Xavier Buestel, aka Bancale, is not just your run of the mill fashion darling half-heartedly juggling multiple occupations. Dedicated to music from the tender age of 12, he is as passionate about his budding nightlife career—“it’s more a performance than a classical DJ set”—as he is grateful for every lesson that comes along the way. After immersing ourselves in a Bancale soundscape during our Paris launch of the Glamcult x Ninamounah collection, we were compelled to learn more and introduce you to this new talent. Ambitious yet humble, here is Xavier in his own words.
You’ve been modelling for a number of years now, and you’re doing amazingly well across the board, from high profile catwalks to editorials and campaigns. How has your relationship to modelling changed over the years?
I have been doing modelling for a while now, yes, and fortunately it worked for me. I do have to say that over the years I have been less ‘involved’ in fashion than I used to, now I can focus on things that makes me happy, like music, painting and biology.
What has your time in the world of fashion taught you about the business and, even more importantly, about yourself?
Weirdly, this business taught me to stay humble, keep my feet on the ground. Working so much and travelling all over the world made me stronger over the years, but sometimes made me feel the extreme opposite, weak and oversensitive. Fashion is a true paradox ‘cause it can be so fake and so real at the same time. So beautiful and so ugly.
While you are an undeniably big success in the fashion industry, what some people might not know is that you are also an up-and-coming DJ! You just played our Paris launch for the Glamcult x Ninamounah collection, and by all accounts you did a wonderful job, everyone enjoyed it immensely… when and how did you first get into DJing?
I bought my first records in Paris, and then by travelling all over the world my collection got bigger and bigger. I used to live in the cave of a squat in the 19th district of Paris where I was throwing huge afterparties, so I would say that this is when and how I really started DJing.
Do you recall your earliest encounter with music and how it made you feel?
It all started a long time ago. My father was a fabulous sculptor and an amazing painter but had his demons… I grew up hearing trance music and stoner rock all night, which made me an insomniac until I was 11 years old, but I guess it was worth it! [Laughs]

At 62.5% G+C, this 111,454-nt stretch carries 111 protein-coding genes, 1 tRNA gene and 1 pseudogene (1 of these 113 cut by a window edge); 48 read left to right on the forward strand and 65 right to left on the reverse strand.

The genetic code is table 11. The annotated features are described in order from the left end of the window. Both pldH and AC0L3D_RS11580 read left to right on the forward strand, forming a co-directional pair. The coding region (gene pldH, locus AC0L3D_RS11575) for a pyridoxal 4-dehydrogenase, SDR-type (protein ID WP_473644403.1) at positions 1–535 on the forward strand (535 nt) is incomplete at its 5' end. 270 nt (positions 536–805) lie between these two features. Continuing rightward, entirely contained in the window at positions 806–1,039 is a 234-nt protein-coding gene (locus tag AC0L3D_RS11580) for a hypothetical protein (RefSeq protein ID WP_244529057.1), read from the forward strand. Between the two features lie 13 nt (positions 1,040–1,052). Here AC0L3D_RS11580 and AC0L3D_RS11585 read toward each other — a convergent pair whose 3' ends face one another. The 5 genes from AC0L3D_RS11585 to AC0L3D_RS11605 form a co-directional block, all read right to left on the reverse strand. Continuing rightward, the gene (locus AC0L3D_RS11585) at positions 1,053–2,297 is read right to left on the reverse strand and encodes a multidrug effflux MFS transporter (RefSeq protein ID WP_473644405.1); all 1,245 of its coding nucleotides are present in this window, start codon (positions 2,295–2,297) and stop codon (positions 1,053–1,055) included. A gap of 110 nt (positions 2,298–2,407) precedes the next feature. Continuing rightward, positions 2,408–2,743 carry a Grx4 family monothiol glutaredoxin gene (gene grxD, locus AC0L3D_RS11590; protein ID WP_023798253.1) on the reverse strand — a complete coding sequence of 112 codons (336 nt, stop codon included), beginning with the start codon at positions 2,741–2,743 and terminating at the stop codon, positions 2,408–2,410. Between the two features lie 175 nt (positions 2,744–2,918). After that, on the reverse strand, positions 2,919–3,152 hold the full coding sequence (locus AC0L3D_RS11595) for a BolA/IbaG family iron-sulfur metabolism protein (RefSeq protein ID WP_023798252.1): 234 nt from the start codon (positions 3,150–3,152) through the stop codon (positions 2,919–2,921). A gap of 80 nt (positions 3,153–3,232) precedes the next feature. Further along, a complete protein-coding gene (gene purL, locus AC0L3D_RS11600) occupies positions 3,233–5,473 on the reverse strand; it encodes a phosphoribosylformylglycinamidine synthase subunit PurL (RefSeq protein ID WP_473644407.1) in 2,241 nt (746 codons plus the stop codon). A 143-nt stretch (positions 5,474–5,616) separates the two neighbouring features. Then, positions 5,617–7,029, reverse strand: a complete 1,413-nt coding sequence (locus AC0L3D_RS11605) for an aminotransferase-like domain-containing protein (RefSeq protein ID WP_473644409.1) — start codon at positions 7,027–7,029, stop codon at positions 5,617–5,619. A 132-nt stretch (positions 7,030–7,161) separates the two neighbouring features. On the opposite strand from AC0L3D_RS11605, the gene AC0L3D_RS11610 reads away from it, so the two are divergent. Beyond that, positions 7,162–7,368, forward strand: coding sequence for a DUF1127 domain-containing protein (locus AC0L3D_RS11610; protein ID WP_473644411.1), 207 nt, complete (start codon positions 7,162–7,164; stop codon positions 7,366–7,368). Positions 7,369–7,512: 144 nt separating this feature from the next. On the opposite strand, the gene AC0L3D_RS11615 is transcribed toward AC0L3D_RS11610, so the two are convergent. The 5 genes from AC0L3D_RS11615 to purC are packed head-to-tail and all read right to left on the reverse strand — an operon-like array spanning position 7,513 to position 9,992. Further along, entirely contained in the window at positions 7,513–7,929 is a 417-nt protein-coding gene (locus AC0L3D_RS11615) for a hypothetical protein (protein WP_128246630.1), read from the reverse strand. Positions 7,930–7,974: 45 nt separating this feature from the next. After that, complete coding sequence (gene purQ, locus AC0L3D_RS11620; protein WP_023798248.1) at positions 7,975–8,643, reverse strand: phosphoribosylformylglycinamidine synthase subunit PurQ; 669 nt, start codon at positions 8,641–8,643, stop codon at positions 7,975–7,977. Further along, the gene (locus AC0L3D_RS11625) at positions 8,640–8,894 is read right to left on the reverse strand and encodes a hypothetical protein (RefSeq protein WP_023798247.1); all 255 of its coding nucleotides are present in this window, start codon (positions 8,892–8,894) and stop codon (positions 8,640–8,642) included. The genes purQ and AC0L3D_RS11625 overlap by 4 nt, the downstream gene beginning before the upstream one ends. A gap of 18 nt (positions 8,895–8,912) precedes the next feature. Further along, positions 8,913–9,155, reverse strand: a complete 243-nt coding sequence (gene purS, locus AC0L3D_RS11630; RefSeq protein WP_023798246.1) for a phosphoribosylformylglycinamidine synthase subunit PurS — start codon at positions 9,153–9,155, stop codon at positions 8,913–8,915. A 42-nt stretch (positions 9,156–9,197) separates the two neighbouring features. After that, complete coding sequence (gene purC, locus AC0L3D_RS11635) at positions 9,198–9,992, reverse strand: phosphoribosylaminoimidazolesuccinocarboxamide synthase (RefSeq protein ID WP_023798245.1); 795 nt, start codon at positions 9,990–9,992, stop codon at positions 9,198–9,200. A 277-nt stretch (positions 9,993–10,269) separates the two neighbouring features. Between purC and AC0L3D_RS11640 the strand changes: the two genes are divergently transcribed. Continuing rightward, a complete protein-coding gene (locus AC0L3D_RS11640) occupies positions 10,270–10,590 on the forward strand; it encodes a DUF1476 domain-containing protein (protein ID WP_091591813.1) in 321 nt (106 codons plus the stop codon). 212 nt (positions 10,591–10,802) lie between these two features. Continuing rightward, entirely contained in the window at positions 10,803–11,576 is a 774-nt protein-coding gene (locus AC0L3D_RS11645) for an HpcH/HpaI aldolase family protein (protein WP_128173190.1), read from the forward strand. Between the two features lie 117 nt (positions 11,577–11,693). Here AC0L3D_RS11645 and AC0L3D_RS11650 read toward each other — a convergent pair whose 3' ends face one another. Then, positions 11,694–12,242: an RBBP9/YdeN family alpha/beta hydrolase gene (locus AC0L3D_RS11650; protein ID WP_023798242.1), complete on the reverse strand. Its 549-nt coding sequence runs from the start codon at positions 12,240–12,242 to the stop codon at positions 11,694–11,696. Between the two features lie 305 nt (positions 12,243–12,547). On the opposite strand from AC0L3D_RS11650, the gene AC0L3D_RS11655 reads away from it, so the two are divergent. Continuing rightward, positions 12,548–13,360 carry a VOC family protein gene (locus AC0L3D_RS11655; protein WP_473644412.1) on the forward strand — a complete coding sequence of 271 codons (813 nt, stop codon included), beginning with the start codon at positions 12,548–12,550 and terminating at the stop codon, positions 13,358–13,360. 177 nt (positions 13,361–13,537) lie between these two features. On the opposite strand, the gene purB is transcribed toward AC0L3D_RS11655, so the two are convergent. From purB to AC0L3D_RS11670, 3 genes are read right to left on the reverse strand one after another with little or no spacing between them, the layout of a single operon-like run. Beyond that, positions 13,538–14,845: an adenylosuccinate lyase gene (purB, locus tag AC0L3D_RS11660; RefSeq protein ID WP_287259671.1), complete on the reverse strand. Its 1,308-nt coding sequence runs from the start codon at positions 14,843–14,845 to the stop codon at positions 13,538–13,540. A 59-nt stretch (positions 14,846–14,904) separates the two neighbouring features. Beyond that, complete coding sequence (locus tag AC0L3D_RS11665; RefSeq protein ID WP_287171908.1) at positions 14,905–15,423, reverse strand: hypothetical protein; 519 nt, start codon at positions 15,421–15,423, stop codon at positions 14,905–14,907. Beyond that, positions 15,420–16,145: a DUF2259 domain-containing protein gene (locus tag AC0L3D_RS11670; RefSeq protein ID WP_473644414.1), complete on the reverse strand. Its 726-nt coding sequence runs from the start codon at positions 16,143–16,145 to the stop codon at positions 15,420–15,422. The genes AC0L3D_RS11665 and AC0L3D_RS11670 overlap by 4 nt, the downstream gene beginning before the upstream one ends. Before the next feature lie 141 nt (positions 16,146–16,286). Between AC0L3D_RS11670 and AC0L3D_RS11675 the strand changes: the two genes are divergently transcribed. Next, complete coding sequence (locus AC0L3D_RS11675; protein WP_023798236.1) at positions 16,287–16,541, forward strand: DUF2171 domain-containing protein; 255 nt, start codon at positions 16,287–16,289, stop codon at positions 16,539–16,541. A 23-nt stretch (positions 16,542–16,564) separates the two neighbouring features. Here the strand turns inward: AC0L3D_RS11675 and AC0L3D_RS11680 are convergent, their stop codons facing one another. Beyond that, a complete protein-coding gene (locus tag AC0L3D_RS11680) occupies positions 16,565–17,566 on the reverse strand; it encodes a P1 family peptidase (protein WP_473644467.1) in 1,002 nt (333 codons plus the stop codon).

How would you describe your sensibilities when it comes to playing music? What can one expect when encountering the Bancale sound on the dancefloor?
All I do is improvisation. I bring my records, which are mostly minimal, techno, and house, but my mood very much influences what I end up playing, and how the public reacts to my temper. I would say that it’s more a performance than a classic DJ set.
Could you tell us about your most cherished DJing experience to date?
Every set is a special experience that I cherish a lot, but if I had to choose a place or an event it would be the new parties that my girlfriend Angie and her boss Pandora have been throwing in Paris recently. They are bringing this witchy, colourful, elf rave vibe that I really like, and it makes me think of my favourite place in Berlin, Zur Wilden Renate.
You are based in Paris, the de facto capital of fashion, but it’s also a city with a bustling nightlife. How do you see the relationship between fashion and music, both in your own life and on a wider social scale?
In Paris there is a lot of competition both in fashion and in music. It was tough at the beginning because everyone would only see me as a model, and I guess it was hard for people to understand that I am truly passionate about music, even though I started my first band when I was 12 years old.
Everyone has a secret vocation or talent… If you were not working a model or a DJ, what would you like to do?
I’m already doing it, but I can’t talk about it! [Laughs]
What’s the next thing you’re dreaming of?
It would be to organize a huge rave / exhibition in Philadelphia with my dear friends from The Velt, something very psychedelic: reuniting painting, performances, shoegaze, and minimal techno.
Finally, what’s the best piece of advice you’ve ever been given?
My mentor, Jesse Siminski, aka Heartthrob, taught me the most beautiful things about music. I stayed a whole month with him in Berlin learning how to properly use my Elektron, my synthesizers, how to organize a proper live set. I couldn’t be happier about learning with one of the DJs who made me want to do music. He is not just a mentor, he is a legend. His whole vibe was the best advice I ever received.